Poor old H&M and River Island are looking very empty. I have a feeling that the few customers who can be seen wandering about unenthusiastically inside might be staff members who’ve been instructed to dress as civilians for the day so that their stores don’t look completely bereft. There might even be a price war. I guess the machine guns and megaphones would definitely come in handy then.
Friday 30 November Mr Young texts me to say he has been to Primark and bought some jeans and trousers which, apparently, are rather good. I am staggered. Mr Young hates shopping for clothes. He particularly hates crowded shops full of women and cheap clothes. “Wasn’t it busy?” I ask him. “Well, yes,” he says. “I spent most of the time queuing at the checkouts. Behind some very large women who looked quite menacing.” This too is very unlike Mr Young. He hates queuing at checkouts in clothes shops probably more than he hates shopping for clothes. But when I walk past later, Primark looks almost empty, so I go in and buy some socks and tights which are so cheap they might as well have a minus sign on the price tag. In the household section they have a really rather nice selection of Blankies*.
*A Blankie is my sister Rachel’s word for the fleecy blanket thing she nestles under on her sofa on Saturday nights when she watches Strictly Come Dancing. In fact, I think she and Joe have their own respective Blankies. Naturally, I scoffed at these when she produced them during our visit the other week. “Blankie,” I mocked. “Honestly. Blankie,” injecting as much scorn as I could into the word. (Since then, I’ve noticed that she has renamed them ‘throws’. Bless.)
However, now that I see a whole shelf full of Blankies in Primark, I can’t help thinking how cosy they look, and how warm and comfortable Mr Young and I would be if we had a Blankie each to curl up under whilst watching Masterchef. I casually mention the Blankies to Mr Young (you see, it’s all right for me to call it a Blankie, because I am doing it sardonically. You can get away with a lot with sardonicism and a judicious use of verbal italics). “Perhaps we could even get one for Archie,” he says. Perhaps we could. Perhaps we could become a three-Blankie household. Huddled under our fleecy layers in the gloom, ever alert for a dripping tap or an unbled radiator, or a faint ray of an unnecessary light, dreaming of the day when the house will tremble beneath the thunder of tiny feet. Primark is going to make such a difference to our lives.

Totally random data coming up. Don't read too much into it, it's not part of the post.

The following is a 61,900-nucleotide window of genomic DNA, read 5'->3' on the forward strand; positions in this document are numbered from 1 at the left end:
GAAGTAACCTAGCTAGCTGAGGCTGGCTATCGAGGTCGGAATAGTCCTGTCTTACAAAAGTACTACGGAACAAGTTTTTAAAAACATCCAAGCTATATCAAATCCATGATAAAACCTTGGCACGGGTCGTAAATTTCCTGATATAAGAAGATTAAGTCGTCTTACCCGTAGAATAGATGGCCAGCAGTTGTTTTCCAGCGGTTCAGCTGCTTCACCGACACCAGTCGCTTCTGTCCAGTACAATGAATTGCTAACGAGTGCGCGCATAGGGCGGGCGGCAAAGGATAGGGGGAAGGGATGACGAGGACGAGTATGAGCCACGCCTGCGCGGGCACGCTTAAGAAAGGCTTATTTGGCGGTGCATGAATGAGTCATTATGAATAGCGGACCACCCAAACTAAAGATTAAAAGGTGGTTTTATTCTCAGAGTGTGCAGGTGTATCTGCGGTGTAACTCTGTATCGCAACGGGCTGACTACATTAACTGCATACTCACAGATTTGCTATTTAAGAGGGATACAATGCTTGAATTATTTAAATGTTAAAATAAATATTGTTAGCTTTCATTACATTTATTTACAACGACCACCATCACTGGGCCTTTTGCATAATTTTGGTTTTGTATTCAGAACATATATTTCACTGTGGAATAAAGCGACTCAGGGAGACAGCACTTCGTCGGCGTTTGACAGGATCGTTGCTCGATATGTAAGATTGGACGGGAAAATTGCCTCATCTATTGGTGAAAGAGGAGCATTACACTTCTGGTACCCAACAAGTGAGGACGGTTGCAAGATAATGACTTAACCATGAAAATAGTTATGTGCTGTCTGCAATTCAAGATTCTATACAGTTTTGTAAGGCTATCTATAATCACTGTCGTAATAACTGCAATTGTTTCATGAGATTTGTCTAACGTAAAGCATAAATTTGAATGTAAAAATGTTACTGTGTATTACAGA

Saturday 1 December
Our doorbell has completely given up, after many years of erratic service. It’s down to one half-hearted ping which can only be heard if you happen to be standing right next to the door. The doorbell – along with the stair carpet – was the first thing we were going to change when we moved into the house ten years ago. And, as is usually the case, these are the only things that we’ve never got around to changing. Rooms have been redecorated, the kitchen refitted, walls knocked down, new furniture installed, but the doorbell and the stair carpet have stayed, stalwart reminders of good intentions never realised.
The original decision to replace the doorbell was because of its whimsical tendency to suddenly change its chime. And it had an extensive selection of tunes. Out of the blue, it would decide to swap from When the Saints Go Marching In to Yellow Rose of Texas or Home On The Range, and sometimes even an unexpected and short-lived O Come All Ye Faithful (which tended to pop up at Easter time).
Not only were these chimes loud and flamboyant, but they went on for quite a long time. So long, in fact, that you’d usually opened the door, had a chat with the postman, signed for your parcel, closed the door and put the kettle on before it finished. But now we have a standard ding-dong, thanks to Mr Young and B&Q. Just a boring old ding-dong. I suppose the stair carpet, in all its hideous gaudiness, will be the next to go. So we’ll be a ding-dong household with a tasteful carpet.
It’s all a bit sad, really. But at least we’ll have our Blankies to make up for it.